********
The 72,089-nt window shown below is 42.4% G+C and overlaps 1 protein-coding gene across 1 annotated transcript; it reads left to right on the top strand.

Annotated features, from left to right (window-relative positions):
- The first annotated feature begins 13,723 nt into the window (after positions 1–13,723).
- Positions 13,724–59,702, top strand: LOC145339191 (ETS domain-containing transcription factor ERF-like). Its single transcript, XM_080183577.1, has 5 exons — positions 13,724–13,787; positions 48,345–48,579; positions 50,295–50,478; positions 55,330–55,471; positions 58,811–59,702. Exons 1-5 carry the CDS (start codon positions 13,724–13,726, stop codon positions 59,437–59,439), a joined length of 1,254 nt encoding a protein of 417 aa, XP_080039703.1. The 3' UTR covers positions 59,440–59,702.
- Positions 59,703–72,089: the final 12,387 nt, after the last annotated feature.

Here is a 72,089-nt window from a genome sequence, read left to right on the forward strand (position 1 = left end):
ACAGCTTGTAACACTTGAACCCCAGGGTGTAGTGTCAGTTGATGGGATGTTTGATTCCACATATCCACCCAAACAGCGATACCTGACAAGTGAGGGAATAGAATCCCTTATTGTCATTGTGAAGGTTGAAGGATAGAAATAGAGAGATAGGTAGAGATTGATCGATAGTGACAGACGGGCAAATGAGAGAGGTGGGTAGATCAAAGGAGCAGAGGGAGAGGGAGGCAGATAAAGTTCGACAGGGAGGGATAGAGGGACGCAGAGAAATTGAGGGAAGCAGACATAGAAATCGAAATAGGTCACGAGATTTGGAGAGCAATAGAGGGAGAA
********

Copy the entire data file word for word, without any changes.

The 72,089-nt window shown below is 42.4% G+C and overlaps 1 protein-coding gene across 1 annotated transcript; it reads left to right on the top strand.

Annotated features, from left to right (window-relative positions):
- The first annotated feature begins 13,723 nt into the window (after positions 1–13,723).
- Positions 13,724–59,702, top strand: LOC145339191 (ETS domain-containing transcription factor ERF-like). Its single transcript, XM_080183577.1, has 5 exons — positions 13,724–13,787; positions 48,345–48,579; positions 50,295–50,478; positions 55,330–55,471; positions 58,811–59,702. Exons 1-5 carry the CDS (start codon positions 13,724–13,726, stop codon positions 59,437–59,439), a joined length of 1,254 nt encoding a protein of 417 aa, XP_080039703.1. The 3' UTR covers positions 59,440–59,702.
- Positions 59,703–72,089: the final 12,387 nt, after the last annotated feature.

Here is a 72,089-nt window from a genome sequence, read left to right on the forward strand (position 1 = left end):
ACAGCTTGTAACACTTGAACCCCAGGGTGTAGTGTCAGTTGATGGGATGTTTGATTCCACATATCCACCCAAACAGCGATACCTGACAAGTGAGGGAATAGAATCCCTTATTGTCATTGTGAAGGTTGAAGGATAGAAATAGAGAGATAGGTAGAGATTGATCGATAGTGACAGACGGGCAAATGAGAGAGGTGGGTAGATCAAAGGAGCAGAGGGAGAGGGAGGCAGATAAAGTTCGACAGGGAGGGATAGAGGGACGCAGAGAAATTGAGGGAAGCAGACATAGAAATCGAAATAGGTCACGAGATTTGGAGAGCAATAGAGGGAGAA